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Russia puts into operation 2 new telecoms satellites

April 22, 2014, 16:30 UTC+3 MOSCOW
“Satellite communications enables to distribute television and radio programs in a prompt and qualitative manner,” the Russian Ministry of Communications and Mass Media says
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Express-AT1 was launched jointly with Express-AT2 from the Baikonur space center by a Russian Proton-M rocket

Express-AT1 was launched jointly with Express-AT2 from the Baikonur space center by a Russian Proton-M rocket

© ITAR-TASS/Oleg Urusov

MOSCOW, April 22. /ITAR-TASS/. New Russian telecommunication satellites Express-AM5 and Express-AT1, which are currently in orbit and recently completed the necessary flight tests, were put into operation on Tuesday, the Russian Ministry of Communications and Mass Media said in a statement.

“Satellite communications enables to distribute television and radio programs in a prompt and qualitative manner and grants people access to other important services such as broadband access to internet, distance learning and telemedicine,” the statement quoted Nikolai Nikiforov, the head of the ministry, as saying.

Express-AM5 satellite was launched from the Baikonur space center in Kazakhstan on December 26, 2013 and put into orbit on December 27. It is intended for carrying digital television and radio signals across Russia, providing mobile presidential and government communication services, offering multi-service packages and supporting VSAT networks. It was designed to operate for 15 years.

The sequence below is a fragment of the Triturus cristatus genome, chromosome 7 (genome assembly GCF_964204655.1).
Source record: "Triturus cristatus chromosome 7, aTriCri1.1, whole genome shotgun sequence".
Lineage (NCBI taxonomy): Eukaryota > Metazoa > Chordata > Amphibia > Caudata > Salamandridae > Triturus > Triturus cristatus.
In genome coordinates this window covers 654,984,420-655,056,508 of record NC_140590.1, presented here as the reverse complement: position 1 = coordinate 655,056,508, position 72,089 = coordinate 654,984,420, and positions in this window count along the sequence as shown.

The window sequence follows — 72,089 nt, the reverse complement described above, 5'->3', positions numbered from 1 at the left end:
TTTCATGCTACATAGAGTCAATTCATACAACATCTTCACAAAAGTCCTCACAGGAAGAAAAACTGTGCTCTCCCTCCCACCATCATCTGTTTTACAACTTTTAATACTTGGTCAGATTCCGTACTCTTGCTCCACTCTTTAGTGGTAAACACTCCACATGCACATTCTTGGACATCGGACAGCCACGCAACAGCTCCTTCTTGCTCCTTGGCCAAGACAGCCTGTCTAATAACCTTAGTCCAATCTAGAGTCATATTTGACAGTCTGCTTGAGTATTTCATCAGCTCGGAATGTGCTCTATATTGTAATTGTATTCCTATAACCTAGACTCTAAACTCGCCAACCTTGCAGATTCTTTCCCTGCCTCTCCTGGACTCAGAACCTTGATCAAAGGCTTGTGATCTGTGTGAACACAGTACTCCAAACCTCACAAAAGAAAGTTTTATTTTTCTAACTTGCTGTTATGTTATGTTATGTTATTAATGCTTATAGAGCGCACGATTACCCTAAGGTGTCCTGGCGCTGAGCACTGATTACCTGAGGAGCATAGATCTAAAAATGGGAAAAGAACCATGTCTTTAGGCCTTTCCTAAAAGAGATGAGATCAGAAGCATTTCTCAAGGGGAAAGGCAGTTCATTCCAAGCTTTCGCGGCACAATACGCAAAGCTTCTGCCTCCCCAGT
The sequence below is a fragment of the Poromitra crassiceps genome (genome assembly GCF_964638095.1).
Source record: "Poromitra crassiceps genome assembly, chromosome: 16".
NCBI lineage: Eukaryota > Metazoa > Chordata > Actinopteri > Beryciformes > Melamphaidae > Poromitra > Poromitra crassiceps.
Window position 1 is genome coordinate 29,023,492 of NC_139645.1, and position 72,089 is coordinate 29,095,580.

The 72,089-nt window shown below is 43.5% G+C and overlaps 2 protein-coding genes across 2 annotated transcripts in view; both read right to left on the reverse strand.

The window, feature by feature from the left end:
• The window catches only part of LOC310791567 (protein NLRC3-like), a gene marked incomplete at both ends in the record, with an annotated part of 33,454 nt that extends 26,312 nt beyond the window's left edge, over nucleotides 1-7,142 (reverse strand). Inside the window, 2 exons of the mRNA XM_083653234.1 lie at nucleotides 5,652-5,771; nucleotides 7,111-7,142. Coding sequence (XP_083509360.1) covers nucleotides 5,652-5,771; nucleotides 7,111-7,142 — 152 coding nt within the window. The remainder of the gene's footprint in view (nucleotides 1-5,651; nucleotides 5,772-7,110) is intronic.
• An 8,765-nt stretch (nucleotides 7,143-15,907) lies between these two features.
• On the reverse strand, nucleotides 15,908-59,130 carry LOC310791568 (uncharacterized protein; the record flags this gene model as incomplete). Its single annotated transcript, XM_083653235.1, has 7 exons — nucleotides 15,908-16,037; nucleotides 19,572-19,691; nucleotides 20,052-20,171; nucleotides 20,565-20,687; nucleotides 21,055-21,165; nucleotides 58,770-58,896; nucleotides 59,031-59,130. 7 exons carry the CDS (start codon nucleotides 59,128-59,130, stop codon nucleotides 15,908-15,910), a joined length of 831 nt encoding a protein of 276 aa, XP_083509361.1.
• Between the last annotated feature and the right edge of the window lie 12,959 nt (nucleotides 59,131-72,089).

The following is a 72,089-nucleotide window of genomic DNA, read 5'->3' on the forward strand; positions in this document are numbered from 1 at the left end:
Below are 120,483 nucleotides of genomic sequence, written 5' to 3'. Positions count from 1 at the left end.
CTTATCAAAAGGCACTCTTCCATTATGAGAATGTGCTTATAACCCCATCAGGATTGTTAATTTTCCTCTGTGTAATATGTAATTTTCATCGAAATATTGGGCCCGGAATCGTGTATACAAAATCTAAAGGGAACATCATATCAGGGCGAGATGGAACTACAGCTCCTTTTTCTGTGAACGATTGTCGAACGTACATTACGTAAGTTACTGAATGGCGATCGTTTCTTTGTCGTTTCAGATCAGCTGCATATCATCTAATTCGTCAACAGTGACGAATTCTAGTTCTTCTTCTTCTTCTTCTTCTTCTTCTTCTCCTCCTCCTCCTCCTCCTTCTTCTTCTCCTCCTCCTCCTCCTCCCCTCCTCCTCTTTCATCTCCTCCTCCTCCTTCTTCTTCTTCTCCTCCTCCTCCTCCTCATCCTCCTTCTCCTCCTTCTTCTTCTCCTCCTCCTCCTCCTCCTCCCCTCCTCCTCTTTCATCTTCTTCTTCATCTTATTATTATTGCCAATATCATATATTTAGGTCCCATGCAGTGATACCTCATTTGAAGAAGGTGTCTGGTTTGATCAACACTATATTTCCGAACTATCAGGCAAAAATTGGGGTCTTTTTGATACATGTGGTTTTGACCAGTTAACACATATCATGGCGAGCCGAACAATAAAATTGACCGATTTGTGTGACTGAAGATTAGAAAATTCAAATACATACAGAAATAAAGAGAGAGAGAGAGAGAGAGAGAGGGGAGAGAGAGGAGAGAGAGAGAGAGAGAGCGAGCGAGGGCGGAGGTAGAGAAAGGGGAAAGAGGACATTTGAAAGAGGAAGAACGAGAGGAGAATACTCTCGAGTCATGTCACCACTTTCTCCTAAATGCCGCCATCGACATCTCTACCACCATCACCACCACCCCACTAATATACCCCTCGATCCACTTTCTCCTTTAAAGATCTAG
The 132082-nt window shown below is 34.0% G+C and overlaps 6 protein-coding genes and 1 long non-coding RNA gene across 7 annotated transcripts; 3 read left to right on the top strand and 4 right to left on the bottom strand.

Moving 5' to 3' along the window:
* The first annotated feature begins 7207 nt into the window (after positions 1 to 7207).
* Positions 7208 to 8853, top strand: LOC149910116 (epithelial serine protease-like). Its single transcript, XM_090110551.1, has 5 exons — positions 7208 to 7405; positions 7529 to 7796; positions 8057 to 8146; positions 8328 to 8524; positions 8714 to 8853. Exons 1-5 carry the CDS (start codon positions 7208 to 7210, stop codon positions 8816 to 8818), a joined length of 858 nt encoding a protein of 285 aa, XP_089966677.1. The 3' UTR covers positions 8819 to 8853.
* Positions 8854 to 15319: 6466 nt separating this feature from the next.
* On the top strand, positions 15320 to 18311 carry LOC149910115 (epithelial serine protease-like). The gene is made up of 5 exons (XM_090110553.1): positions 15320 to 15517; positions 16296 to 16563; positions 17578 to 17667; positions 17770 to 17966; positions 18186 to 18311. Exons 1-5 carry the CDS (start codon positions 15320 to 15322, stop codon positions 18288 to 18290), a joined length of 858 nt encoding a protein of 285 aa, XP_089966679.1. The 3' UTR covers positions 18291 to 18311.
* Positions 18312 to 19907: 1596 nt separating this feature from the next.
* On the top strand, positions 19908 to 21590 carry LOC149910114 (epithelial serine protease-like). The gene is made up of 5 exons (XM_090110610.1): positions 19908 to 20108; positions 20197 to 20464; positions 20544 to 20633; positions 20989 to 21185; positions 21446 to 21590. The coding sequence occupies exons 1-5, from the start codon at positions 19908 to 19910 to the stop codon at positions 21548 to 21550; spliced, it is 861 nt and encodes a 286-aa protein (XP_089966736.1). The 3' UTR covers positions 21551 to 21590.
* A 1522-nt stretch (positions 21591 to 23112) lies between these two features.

Express-AT1 was launched jointly with Express-AT2 also from the Baikonur space center by a Russian Proton-M rocket, powered by a Briz-M booster, on March 16.

Both Express-AT1 and Express-AT2 satellites were designed by Krasnoyarsk-based Reshetnev Information Satellite Systems (RISS).

RISS reported last week that the satellites completed all flight tests. Express-AT1 and Express-AT2 satellites have life spans of 15 years and were designed to serve the eastern and western parts of Russia with up-to-date telecommunications services, including television broadcasting and data transmission.

The new satellites will supplement the orbital constellation of RISS-made spacecraft. As of April 2014, the orbital constellation comprises 82 satellites, of which 51 satellites are in designated use.

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